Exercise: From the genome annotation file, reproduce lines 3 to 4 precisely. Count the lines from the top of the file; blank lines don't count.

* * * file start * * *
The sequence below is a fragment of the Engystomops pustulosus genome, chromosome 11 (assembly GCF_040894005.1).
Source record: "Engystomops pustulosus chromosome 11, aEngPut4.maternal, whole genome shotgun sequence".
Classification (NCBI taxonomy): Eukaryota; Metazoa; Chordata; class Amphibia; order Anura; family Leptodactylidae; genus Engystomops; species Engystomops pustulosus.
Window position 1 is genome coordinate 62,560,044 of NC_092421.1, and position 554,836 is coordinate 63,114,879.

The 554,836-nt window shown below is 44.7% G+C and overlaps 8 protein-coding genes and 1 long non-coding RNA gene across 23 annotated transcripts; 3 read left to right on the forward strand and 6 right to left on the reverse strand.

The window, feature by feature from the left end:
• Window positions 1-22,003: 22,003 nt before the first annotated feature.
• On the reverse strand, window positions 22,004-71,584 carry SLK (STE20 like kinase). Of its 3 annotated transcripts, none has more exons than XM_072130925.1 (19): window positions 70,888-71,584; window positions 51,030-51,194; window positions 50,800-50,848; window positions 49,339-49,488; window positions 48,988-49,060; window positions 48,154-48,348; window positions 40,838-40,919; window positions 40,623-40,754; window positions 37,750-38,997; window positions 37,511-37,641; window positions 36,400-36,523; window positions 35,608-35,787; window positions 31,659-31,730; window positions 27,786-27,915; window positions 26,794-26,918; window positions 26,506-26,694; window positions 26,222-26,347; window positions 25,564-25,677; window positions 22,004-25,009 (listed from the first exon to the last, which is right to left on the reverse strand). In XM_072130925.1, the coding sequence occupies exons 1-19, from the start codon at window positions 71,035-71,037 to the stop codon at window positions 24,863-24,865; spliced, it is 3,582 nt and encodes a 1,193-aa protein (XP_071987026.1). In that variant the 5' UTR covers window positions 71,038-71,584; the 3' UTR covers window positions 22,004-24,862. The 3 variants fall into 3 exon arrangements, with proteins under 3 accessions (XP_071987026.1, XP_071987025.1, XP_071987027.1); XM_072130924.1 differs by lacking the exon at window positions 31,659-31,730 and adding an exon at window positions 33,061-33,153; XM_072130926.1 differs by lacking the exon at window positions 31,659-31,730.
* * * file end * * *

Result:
Classification (NCBI taxonomy): Eukaryota; Metazoa; Chordata; class Amphibia; order Anura; family Leptodactylidae; genus Engystomops; species Engystomops pustulosus.
Window position 1 is genome coordinate 62,560,044 of NC_092421.1, and position 554,836 is coordinate 63,114,879.